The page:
I still have a heavy reliance on much of what I learnt during my time as a drum & bass producer and the great thing about drum & bass is the engineering level was so high that it can really set you up for life, in terms of studio knowledge, especially if you make a point of pushing your equipment to its limits. I still have a huge amount to learn as an engineer and producer but drum & bass gave me a great foundation that I can build on for years to come. I will always be indebted to jungle for giving me that foundation with music production.
Another thing is I think the ‘breakbeat’ will come back into music in a big way soon…
"TV Watches You" seems to draw heavily on techno influences with a pronounced Underground Resistance vibe to it. The name suggests a counter surveillance or state monitoring kind of vibe, which would ring true with the classically held themes of techno and futurism. What's the story?
The story is I’ve always been one of the conspiracy theorist types never taking anything at face value and looking deep under the surface whenever I can.
Underground Resistance are immensely inspirational and certainly triggered something in me when I first discovered them back in the 90’s, especially tunes like ‘Hi-Tek Jazz’ so I have a huge amount of love for what they have done and continue to do.
We know that you are a great advocate of hardware studio gear having previously spoken about the Clavia Nord series, Akai S300XL and the Nord 3. There is certainly a sound that carries from your earlier works through to your latest output. What is a typical studio set up for Nubian Mindz?
My studio consists of the following:
Akai samplers, Nord keyboards, Lexicon effects, Roland XV5080, Korg Triton Rack Module, Waldorf Pulse, Sherman Filterbank, TLA Valve EQ, Joemeek Compressor, Novation A-Station and Drumstation, Studio Electronics ATC1 all ran through the Mackie 32-8 desk and a PC running a Scope DSP card, Cubase SX3, Reaktor and a whole host of plug-ins.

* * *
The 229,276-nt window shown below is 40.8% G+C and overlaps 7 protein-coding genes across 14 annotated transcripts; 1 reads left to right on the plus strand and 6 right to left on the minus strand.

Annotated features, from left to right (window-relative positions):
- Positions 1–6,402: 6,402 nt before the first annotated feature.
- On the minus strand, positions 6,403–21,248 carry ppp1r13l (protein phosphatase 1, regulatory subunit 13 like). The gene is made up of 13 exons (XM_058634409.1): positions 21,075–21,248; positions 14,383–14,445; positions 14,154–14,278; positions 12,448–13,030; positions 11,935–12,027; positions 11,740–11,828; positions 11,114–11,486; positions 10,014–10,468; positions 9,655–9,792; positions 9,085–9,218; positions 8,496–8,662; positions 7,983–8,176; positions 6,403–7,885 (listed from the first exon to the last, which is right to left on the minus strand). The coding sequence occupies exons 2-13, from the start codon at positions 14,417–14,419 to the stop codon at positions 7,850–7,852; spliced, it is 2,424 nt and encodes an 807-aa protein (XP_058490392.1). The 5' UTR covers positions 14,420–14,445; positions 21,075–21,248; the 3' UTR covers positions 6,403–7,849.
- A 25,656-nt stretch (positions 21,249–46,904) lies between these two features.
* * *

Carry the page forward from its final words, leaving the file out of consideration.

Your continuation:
Hardware is great fun, especially when accidents happen and you get these sound shots that couldn’t happen within software. That being said, I’m in no means anti-software or anything like that. You have to use whatever tools you have to hand and find a way to make them inspire you to make music and quickly translate your ideas into something solid and tangible. I just happen to have this hardware studio from being a producer in a time that hardware was the only option available to you. It meant lots of odd jobs, long hours and eating packet noodles for breakfast, lunch and dinner but it was worth it. I’m still excited when I sit in front of my Nord keyboards and start playing some keys and twisting the knobs and messing with the sound in new and interesting ways. However, when I take that sound and record it into the digital realm and start processing it with plug-ins and automation then you basically have a whole other world of sound open up to you and I’m really looking to explore the best of both worlds with analogue and digital in my quest for that perfect beat.